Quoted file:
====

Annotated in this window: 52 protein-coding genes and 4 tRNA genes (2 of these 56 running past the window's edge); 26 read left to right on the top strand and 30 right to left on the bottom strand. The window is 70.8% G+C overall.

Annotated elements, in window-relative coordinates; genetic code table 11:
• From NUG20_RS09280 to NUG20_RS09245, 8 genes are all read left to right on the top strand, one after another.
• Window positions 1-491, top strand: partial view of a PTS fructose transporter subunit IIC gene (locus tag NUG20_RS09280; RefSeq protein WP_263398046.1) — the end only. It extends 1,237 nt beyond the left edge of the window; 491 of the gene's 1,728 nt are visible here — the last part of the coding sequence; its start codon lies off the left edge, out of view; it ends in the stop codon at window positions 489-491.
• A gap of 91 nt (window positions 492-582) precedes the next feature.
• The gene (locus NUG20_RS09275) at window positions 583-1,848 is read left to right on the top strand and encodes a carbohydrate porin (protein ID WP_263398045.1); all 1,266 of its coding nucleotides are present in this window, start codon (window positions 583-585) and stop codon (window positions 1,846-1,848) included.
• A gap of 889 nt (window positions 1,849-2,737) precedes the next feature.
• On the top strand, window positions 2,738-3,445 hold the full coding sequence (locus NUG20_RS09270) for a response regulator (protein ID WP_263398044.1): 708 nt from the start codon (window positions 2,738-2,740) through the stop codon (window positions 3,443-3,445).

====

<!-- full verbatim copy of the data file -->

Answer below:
Annotated in this window: 52 protein-coding genes and 4 tRNA genes (2 of these 56 running past the window's edge); 26 read left to right on the top strand and 30 right to left on the bottom strand. The window is 70.8% G+C overall.

Annotated elements, in window-relative coordinates; genetic code table 11:
• From NUG20_RS09280 to NUG20_RS09245, 8 genes are all read left to right on the top strand, one after another.
• Window positions 1-491, top strand: partial view of a PTS fructose transporter subunit IIC gene (locus tag NUG20_RS09280; RefSeq protein WP_263398046.1) — the end only. It extends 1,237 nt beyond the left edge of the window; 491 of the gene's 1,728 nt are visible here — the last part of the coding sequence; its start codon lies off the left edge, out of view; it ends in the stop codon at window positions 489-491.
• A gap of 91 nt (window positions 492-582) precedes the next feature.
• The gene (locus NUG20_RS09275) at window positions 583-1,848 is read left to right on the top strand and encodes a carbohydrate porin (protein ID WP_263398045.1); all 1,266 of its coding nucleotides are present in this window, start codon (window positions 583-585) and stop codon (window positions 1,846-1,848) included.
• A gap of 889 nt (window positions 1,849-2,737) precedes the next feature.
• On the top strand, window positions 2,738-3,445 hold the full coding sequence (locus NUG20_RS09270) for a response regulator (protein ID WP_263398044.1): 708 nt from the start codon (window positions 2,738-2,740) through the stop codon (window positions 3,443-3,445).